Voronezh | Voronezh

Execution of Jews and non-Jews in Voronezh

1 Execution site(s)

Kind of place before:
On the streets
Period of occupation:
Number of victims:

Soviet archives

“On May 9, 1943, a pit full of bodies was found in the Popov Ravine in the area of the first Staro-Nikolskiy Rural Council, Khokhol County. Altogether, 77 partially decomposed bodies were exhumed from the pit, there were bodies of 10 children from 1.5 to 12 years old; of 47 women, and of 20 men. Besides the bodies in the pit, the everyday items, such as handbags, spools of thread, teaspoons and tablespoons, teapots, cups, and more were found. Some bodies had traces of gunshot wounds. Burnt cartridges from German automatic weapons were found nearby. Documents found in their pockets indicate that the people who had been shot were residents of Voronezh who had been evicted from the city.
4. Certificate issued instead of an identification paper to A. Altshul, who was residing in Voronezh…;
5. Passport issued to M. Fiterman, who was born in 1891 and was residing in Voronezh;
8. Birth certificate issued to A. Blyumkin, who was residing in Voronezh. Local residents testified that in September 1942, two guarded trucks were sent from Khokhol village, where a German checkpoint was located, to the Popov Ravine. The trucks were fully loaded with Soviet civilians. Shooting was heard soon after that.” [Act drawn up by Soviet State Extraordinary Commission (ChGK) in September 1943; GARF: Fond 7021, opis 22, delo 3]

“On August 10, under the order of [the] German Kommandant whose name wasn’t established, who was present at the House for the deaf and the mute. In order to dissimulate the traces of their crimes, the Germans gathered wounded and ill Red Army prisoners of war and civilians in school n°5 (located on Cheliuskintsy Street 29), in the House of Communa (Дом «Коммуны») and in the nursing house (located on October Revolution Street 20), making them believe that they would be treated. But in reality, the gathered received no medical treatment, food, or water. The seriously injured were shot on the spot. For example, on August 20-21, 1942, in the courtyard of the House of Communa [Note: this is what the Germans called the handicapped house where they locked up the elderly and seriously ill], 30 Jewish old men and women were shot. […] Then, on August 25, 1942, all the sick and injured were transported to Orlovka. From there, they were also transported by truck in an unknown direction and exterminated. In all, around 400 people were taken from the above-mentioned buildings in the direction of Orlovka.” [Act drawn up by Soviet State Extraordinary Commission (ChGK) on August 17, 1943; GARF: Fond 7021, opis 22, delo 502]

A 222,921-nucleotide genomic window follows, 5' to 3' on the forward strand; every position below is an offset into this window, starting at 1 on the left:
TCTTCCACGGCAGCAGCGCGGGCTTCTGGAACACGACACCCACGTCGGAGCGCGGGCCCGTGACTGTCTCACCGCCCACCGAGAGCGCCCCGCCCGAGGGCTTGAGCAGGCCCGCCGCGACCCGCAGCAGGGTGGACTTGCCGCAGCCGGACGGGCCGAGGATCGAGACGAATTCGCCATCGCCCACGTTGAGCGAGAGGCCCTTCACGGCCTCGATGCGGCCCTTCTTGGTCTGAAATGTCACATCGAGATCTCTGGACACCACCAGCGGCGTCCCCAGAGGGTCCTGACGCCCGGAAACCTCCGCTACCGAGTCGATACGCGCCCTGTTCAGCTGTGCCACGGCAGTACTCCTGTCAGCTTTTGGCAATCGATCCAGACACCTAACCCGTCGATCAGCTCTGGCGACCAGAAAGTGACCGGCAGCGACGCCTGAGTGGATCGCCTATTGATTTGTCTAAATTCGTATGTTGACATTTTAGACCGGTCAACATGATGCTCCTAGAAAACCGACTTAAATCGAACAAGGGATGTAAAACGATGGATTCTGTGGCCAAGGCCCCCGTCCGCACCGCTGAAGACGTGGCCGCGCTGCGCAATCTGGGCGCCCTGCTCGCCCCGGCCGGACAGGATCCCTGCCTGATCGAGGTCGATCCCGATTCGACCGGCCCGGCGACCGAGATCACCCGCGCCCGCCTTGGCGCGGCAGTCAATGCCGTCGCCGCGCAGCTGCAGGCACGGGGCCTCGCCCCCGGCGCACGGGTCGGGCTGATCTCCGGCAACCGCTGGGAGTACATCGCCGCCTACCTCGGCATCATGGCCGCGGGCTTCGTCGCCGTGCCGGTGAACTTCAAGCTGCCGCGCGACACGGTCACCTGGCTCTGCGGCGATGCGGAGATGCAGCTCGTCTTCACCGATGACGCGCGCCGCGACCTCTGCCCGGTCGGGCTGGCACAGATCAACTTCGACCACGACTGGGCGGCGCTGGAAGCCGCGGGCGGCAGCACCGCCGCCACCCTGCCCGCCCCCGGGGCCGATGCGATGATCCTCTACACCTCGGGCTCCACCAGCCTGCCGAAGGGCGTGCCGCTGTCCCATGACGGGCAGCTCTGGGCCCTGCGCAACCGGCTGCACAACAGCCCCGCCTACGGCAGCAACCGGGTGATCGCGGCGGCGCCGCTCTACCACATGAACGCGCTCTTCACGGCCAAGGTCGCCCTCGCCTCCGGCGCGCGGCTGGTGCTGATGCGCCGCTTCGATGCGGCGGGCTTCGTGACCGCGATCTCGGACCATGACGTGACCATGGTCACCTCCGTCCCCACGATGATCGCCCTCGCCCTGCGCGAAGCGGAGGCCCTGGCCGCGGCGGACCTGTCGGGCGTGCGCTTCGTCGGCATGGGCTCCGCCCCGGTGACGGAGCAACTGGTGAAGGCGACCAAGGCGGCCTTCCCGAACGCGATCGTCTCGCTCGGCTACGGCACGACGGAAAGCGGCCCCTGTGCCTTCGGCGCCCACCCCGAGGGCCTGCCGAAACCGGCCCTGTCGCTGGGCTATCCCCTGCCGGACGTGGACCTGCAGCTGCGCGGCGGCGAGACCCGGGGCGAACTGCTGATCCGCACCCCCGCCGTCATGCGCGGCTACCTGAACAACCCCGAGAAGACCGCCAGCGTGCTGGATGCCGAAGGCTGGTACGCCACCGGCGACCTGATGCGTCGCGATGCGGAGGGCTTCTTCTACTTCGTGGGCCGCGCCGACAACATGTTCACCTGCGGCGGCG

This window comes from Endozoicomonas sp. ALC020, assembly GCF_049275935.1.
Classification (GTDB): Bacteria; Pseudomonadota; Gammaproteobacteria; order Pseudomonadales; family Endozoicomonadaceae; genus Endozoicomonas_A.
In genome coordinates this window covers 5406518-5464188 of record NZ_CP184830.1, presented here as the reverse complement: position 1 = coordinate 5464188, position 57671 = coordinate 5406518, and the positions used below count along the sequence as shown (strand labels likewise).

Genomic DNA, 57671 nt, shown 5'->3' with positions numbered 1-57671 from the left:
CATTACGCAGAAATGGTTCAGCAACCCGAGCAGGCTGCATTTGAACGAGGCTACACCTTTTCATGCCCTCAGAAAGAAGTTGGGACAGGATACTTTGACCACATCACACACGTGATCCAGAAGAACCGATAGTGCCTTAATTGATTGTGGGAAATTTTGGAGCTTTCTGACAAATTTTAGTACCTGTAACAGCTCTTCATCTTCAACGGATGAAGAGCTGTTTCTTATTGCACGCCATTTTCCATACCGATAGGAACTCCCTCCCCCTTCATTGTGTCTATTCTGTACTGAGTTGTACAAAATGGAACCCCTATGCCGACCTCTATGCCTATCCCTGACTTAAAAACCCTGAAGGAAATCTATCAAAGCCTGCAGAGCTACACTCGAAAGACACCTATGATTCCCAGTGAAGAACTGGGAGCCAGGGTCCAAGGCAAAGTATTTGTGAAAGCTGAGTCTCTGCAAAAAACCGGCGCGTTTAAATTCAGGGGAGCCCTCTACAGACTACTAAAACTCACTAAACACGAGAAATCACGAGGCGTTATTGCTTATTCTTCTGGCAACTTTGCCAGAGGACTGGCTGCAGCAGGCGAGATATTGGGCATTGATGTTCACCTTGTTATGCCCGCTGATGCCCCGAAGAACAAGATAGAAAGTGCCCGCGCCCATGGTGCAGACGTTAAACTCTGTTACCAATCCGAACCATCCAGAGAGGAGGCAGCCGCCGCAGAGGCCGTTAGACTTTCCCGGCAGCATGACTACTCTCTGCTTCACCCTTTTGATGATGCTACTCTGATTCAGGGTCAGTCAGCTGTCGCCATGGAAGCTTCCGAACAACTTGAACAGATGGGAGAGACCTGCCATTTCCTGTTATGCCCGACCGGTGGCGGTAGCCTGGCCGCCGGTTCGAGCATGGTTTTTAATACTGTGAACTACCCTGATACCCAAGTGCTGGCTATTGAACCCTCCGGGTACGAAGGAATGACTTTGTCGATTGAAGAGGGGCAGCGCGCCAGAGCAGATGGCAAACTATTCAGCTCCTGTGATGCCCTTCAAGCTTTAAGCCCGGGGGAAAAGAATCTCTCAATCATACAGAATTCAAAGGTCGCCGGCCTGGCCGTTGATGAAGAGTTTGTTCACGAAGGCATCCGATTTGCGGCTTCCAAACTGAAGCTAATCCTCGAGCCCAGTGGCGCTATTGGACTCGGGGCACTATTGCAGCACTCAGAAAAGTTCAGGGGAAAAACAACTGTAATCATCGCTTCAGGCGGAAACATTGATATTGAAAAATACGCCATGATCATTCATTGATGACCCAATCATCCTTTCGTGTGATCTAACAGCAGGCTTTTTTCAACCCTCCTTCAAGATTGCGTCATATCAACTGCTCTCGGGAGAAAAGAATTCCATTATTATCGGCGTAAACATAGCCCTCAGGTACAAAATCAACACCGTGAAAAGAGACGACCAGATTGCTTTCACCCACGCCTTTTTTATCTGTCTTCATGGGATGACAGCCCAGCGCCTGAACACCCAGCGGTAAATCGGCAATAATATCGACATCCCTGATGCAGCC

Historical note

Voronezh is the capital of the Voronezh region located in Southern Central Russia. The province of Voronezh lay outside the Jewish Pale of Settlement, and until 1890, Jews were forbidden to settle there. However, some Jews attempted to settle in Voronezh in the early 19th century, but they were banned from the area in the 1820s because they were identified with the outsider communities of Subbotniki ("Sabbath observers") who lived in the area. Starting in the 1870s, with the construction of a railway line from Moscow to Rostov-on-Don, the local Jewish population began to grow. In 1874, 319 Jews lived in the town and obtained permission to maintain a synagogue in a private house. The constitution of their community received an official authorization in 1890.

By 1897, 1,708 Jews lived in Voronezh, comprising 16% of the total population. After World War I, the number of Jews in Voronezh increased and by 1926 had reached 5,208 (4.3% of the general population). In 1939, the city’s 8,358 Jews made up 2.5% of the total population.

Holocaust by bullets in figures

The Germans and Hungarians partially occupied Voronezh on July 7, 1942. During the six-month-long occupation, the town was divided by the river until January 25, 1943: the right bank of the river remained under German and Hungarian occupation while the left side was controlled by the Red Army. Right after the occupation began, the Germans started expelling the local population from the occupied part of the town.In the process, some Jews were shot on the streets of Voronezh. The Jewish residents of occupied Voronezh were transported to the village of Khokhol in September 1942, where they were murdered. According to the Soviet archives, about 400 civilians, mainly ill and disabled people, were transported to Orlovka where they were killed as well.

For more information about the killings in Orlovka and Khokhol please refer to the corresponding profiles.

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